Frank Mitchell pulled the plug on his TV career for a move to the financial sector.
Former longtime meteorologist Frank Mitchell used to warn the public to take cover when severe weather approached. Now, he helps people prepare for life’s potential storms in his role as a financial advisor for Edward Jones.
“I used to help people through a camera. Now it’s face-to-face,” Mitchell says as he reflects on his career change four years ago.
Mitchell, whose actual last name is Mamola — Mitchell is his middle name — decided that seeing his two children grow up was more important to him than working nights as the chief meteorologist at KTUL.
He had tried to have best of both worlds. He became the assistant coach of his son Grayson’s baseball team, but was often forced to arrive late and leave early while wearing a suit and tie in the Oklahoma heat.
“It was miserable,” says Mitchell, who also was disappointed to miss his daughter Chloe’s acting and cheerleading activities.
He needed a change.
However, the challenge was how to reinvent himself as his 50th birthday approached. He had been fixated on meteorology and news since he was a kid growing up in southern California.
Mitchell recalls he spent a year “soul-searching” and consulting with people he knew before a friend who worked as an advisor at Merrill Lynch made him an offer to join the financial firm.
“I had always been fascinated by the financial industry,” Mitchell says. “In fact, I remember my wife telling me a long time ago, ‘You’ll be a financial advisor someday.’”
Mitchell’s wife is Teri Bowers, the executive director and COO of the Oklahoma Aquarium, and Mitchell’s former co-worker at KTUL.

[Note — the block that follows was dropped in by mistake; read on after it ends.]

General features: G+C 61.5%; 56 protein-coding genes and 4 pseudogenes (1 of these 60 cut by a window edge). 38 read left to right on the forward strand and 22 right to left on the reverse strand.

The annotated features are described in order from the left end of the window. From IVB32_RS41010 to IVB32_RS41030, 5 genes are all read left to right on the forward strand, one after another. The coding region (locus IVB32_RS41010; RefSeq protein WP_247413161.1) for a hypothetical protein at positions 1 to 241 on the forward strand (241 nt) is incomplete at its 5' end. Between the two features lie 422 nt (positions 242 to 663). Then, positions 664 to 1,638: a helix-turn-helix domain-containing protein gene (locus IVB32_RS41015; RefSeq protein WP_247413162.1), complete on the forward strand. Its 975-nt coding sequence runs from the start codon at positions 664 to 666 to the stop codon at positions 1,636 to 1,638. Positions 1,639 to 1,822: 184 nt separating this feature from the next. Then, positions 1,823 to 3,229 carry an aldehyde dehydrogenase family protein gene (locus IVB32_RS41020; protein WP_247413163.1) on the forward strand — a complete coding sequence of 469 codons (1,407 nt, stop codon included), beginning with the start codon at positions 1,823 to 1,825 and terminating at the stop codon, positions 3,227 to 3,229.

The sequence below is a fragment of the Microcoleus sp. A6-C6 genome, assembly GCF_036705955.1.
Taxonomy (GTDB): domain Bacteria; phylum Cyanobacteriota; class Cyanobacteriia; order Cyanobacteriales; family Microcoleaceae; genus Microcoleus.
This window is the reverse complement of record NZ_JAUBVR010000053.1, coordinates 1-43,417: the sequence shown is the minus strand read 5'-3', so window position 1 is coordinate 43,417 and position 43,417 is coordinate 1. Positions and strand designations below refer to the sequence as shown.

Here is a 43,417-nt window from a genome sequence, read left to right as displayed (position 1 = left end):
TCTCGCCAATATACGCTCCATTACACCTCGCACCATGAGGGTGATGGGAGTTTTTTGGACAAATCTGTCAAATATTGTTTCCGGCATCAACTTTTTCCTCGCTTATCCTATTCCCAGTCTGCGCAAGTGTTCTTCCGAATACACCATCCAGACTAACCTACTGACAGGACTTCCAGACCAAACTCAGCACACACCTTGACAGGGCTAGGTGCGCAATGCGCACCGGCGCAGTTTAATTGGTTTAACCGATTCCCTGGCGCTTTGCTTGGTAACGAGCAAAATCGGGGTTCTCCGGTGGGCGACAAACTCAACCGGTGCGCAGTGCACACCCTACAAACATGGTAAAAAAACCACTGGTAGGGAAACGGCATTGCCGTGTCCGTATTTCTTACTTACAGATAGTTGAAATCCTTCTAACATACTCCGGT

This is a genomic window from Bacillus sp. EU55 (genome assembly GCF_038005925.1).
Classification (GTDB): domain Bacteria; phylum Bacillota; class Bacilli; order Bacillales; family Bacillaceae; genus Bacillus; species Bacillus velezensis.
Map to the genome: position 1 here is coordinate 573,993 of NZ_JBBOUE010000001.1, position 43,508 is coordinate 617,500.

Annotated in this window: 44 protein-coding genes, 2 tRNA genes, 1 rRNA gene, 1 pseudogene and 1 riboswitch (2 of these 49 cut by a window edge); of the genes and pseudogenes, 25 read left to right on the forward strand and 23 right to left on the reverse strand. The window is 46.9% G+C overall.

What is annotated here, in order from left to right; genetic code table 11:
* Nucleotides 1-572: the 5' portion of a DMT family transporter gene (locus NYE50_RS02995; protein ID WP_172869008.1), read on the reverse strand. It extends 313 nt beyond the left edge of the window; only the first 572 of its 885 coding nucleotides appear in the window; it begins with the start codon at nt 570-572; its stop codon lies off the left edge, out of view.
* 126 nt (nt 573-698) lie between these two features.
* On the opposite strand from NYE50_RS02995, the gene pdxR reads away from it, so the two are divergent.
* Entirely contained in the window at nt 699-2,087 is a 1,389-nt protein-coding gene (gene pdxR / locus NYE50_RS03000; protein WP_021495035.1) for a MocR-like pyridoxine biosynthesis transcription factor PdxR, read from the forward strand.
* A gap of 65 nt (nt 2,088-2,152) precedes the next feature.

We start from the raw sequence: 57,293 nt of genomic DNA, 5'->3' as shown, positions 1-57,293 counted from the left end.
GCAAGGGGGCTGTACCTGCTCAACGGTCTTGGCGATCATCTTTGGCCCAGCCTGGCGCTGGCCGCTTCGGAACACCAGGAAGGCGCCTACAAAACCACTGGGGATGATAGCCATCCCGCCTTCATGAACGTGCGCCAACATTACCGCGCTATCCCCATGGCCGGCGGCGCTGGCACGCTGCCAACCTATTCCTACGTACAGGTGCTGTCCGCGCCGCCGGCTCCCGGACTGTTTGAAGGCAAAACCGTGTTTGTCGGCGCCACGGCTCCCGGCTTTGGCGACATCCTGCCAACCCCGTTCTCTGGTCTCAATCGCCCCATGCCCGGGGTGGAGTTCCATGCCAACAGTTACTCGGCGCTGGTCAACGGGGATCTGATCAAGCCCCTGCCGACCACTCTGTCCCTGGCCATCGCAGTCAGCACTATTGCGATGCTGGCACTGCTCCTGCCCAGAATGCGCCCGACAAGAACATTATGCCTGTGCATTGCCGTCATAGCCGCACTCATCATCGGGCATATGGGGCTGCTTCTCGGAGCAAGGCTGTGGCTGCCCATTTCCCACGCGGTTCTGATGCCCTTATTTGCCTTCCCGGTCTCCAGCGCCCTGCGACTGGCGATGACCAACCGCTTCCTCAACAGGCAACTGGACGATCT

Mitchell’s on-air proposal to Bowers more than 20 years ago remains one of his bravest acts. At the time, the two co-hosted KTUL’s morning show.
“It could’ve been the end of my television career,” Mitchell says of the proposal. “Or, at least, I would’ve been known as the guy who got rejected on live television.”
Instead, his bold move briefly made him something of an international celebrity. The video spread online in an era when “going viral” hadn’t yet been coined. A Japanese news crew even traveled to Tulsa to do a story about the couple.
Bowers left the station in 2006. By 2012, Mitchell says the desire to be with his family was pulling him away from broadcasting, a career he’d started as a weekend anchor and weekday reporter in the Midland/Odessa, Texas, area in 1986.
Mitchell has no regrets about walking away from television, although he says he has turned down offers to return to KTUL. He now enjoys flipping among the channels on those springtime evenings when severe weather coverage rules the Tulsa airwaves.
“That’s not my job anymore,” says Mitchell, who recalls being on air seven straight hours on one of those bumpy nights. “My job now is taking care of people’s finances and helping them reach their goals.”